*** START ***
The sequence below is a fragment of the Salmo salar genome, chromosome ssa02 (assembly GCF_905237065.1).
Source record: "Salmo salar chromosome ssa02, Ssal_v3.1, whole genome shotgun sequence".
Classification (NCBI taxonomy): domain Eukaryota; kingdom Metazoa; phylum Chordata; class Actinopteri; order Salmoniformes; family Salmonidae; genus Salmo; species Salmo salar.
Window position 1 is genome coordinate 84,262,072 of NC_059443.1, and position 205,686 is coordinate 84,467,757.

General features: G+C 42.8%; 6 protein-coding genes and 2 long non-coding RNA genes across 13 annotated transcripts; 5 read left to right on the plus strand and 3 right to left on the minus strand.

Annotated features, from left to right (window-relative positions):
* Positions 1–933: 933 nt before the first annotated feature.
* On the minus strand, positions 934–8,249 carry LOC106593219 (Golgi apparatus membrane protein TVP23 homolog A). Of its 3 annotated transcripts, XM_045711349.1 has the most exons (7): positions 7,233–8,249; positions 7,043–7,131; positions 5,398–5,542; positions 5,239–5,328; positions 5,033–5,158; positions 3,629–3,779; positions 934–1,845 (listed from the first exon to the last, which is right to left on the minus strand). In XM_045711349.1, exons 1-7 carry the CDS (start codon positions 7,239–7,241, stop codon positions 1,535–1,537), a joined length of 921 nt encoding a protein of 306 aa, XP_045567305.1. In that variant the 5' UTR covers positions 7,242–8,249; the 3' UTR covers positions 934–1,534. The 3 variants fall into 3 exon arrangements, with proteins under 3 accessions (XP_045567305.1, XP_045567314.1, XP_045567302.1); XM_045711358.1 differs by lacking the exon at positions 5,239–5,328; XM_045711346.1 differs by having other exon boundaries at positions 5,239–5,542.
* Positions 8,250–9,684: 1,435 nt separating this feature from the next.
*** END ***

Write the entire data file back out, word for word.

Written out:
The sequence below is a fragment of the Salmo salar genome, chromosome ssa02 (assembly GCF_905237065.1).
Source record: "Salmo salar chromosome ssa02, Ssal_v3.1, whole genome shotgun sequence".
Classification (NCBI taxonomy): domain Eukaryota; kingdom Metazoa; phylum Chordata; class Actinopteri; order Salmoniformes; family Salmonidae; genus Salmo; species Salmo salar.
Window position 1 is genome coordinate 84,262,072 of NC_059443.1, and position 205,686 is coordinate 84,467,757.

General features: G+C 42.8%; 6 protein-coding genes and 2 long non-coding RNA genes across 13 annotated transcripts; 5 read left to right on the plus strand and 3 right to left on the minus strand.

Annotated features, from left to right (window-relative positions):
* Positions 1–933: 933 nt before the first annotated feature.
* On the minus strand, positions 934–8,249 carry LOC106593219 (Golgi apparatus membrane protein TVP23 homolog A). Of its 3 annotated transcripts, XM_045711349.1 has the most exons (7): positions 7,233–8,249; positions 7,043–7,131; positions 5,398–5,542; positions 5,239–5,328; positions 5,033–5,158; positions 3,629–3,779; positions 934–1,845 (listed from the first exon to the last, which is right to left on the minus strand). In XM_045711349.1, exons 1-7 carry the CDS (start codon positions 7,239–7,241, stop codon positions 1,535–1,537), a joined length of 921 nt encoding a protein of 306 aa, XP_045567305.1. In that variant the 5' UTR covers positions 7,242–8,249; the 3' UTR covers positions 934–1,534. The 3 variants fall into 3 exon arrangements, with proteins under 3 accessions (XP_045567305.1, XP_045567314.1, XP_045567302.1); XM_045711358.1 differs by lacking the exon at positions 5,239–5,328; XM_045711346.1 differs by having other exon boundaries at positions 5,239–5,542.
* Positions 8,250–9,684: 1,435 nt separating this feature from the next.